Subject: Re: File 4- 725 --
From: Sister Mary Brigid Clingman, OP
Affiliation: Dominican Sisters - Grand Rapids

December 2, 2018

Dec. 2, 2017
Hon. Jay Clayton Chairman
U.S. Securities and Exchange Commission
100 F Street, N.E.
Washington, D.C. 20549

Re: File 4- 725 -- Staff Roundtable on the Proxy Process Dear Chairman Clayton,

Dear Sir,

The Dominican Sisters ~ Grand Rapids have been participating with the Interfaith Center on Corporate Responsibility for 30 years with co-filing, dialogue, and educational efforts. ICCR is a coalition of more than 300 institutional investors collectively representing over $400 billion in invested capital. We endorse their letter (11/5/18) affirming that the current shareholder proposal process as effective, efficient and beneficial to both shareholders and the long-term well-being of the companies they hold.

We would emphasize two elements of their letter: thresholds of ownership and resubmission.

The current ownership threshold of at least $2,000 worth of a company's shares allows a diversity of voices to be heard including smaller investors. The requirement of ownership for at least one year prior to filing a proposal ensures that investors cannot simply buy shares before the filing deadline and sponsor a resolution. Raising the ownership threshold threatens to exclude smaller investors, which is problematic and raises concerns about the equality of the system. Shareholders big and small can make and have made valuable contributions to the companies that they own.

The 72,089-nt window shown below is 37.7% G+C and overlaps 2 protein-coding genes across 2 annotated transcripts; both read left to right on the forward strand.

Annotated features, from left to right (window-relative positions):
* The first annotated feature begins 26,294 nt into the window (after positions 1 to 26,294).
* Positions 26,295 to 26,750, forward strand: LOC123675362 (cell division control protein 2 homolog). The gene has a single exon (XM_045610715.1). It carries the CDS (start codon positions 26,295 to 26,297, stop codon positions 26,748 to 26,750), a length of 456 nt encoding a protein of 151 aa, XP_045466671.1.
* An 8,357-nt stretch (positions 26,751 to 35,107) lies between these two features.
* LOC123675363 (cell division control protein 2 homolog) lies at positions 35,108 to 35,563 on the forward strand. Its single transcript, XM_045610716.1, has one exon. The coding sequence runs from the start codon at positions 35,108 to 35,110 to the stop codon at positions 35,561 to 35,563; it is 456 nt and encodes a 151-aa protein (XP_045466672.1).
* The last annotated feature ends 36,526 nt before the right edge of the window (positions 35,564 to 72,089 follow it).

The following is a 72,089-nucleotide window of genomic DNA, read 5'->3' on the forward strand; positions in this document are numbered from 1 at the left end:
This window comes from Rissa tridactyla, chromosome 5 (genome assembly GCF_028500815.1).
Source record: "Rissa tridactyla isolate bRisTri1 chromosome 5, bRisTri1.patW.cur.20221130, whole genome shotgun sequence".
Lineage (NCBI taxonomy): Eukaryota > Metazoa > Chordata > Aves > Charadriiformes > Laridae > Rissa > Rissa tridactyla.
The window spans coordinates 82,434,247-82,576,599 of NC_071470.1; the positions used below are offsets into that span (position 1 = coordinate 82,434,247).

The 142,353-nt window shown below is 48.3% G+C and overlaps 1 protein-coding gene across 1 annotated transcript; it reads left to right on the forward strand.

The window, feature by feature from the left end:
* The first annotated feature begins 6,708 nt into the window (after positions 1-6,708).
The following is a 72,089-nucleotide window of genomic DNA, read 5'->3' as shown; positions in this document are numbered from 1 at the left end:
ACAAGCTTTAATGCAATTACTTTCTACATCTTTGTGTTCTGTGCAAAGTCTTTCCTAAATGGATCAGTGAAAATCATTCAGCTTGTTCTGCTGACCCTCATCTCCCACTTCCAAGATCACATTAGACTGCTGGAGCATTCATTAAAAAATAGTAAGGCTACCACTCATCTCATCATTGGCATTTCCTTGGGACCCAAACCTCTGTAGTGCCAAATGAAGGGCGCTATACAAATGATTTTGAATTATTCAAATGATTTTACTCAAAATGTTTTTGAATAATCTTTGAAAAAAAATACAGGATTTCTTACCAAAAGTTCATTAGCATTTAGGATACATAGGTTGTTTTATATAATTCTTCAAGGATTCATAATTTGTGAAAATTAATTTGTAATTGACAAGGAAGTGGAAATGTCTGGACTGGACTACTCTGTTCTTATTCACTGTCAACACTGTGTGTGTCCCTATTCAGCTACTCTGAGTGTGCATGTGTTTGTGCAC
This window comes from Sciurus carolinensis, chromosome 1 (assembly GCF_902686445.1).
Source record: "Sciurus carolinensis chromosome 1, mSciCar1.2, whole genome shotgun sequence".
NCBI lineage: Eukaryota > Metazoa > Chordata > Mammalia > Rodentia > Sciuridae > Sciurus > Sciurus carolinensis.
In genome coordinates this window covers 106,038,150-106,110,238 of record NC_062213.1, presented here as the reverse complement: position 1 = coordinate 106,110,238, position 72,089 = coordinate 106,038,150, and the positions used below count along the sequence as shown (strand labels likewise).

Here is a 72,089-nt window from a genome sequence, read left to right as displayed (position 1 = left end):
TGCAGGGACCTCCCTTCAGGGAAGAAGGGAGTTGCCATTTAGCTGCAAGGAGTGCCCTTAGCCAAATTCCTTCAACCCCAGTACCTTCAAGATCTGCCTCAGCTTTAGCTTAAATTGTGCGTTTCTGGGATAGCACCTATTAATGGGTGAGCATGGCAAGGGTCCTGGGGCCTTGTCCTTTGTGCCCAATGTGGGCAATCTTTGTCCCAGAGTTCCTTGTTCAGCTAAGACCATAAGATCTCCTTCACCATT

Regarding the issue of resubmission, the current system gives all shareholders time to consider the content of resolutions and make an informed and educated decision on their merits. Consider the progress made with major gas and oil companies. The earliest resolutions received around 5% support which with the proposed rules would have caused them to be "dead in the water!" Given the current procedures, shareholders in subsequent years were able to study and analyze the cause and concerns of these resolutions. Last year, and average of 55% of shareholders of the four major companies supported the concerns of their companies' need to include climate control as an economic reality for the good of the company.

A final note is concerned with the attitude of major trade organizations that our concerns expressed in our resolutions is simply "political." If they understand "political" to be "of the concern of the people" perhaps they are correct. But the concern of the people includes their human right to be included in the just and equitable participation of our economic systems. We are indeed concerned with the profitability of our companies, but we are more concern that our companies are morally responsible for the people we impact.

Respectfully submitted,

Sister Mary Brigid Clingman, OP
Promoter of Justice
Dominican Sisters ~ Grand Rapids

2025 E. Fulton
Grand Rapids, MI 49503

"In a free society, some are guilty; all are responsible."
Abraham Herschel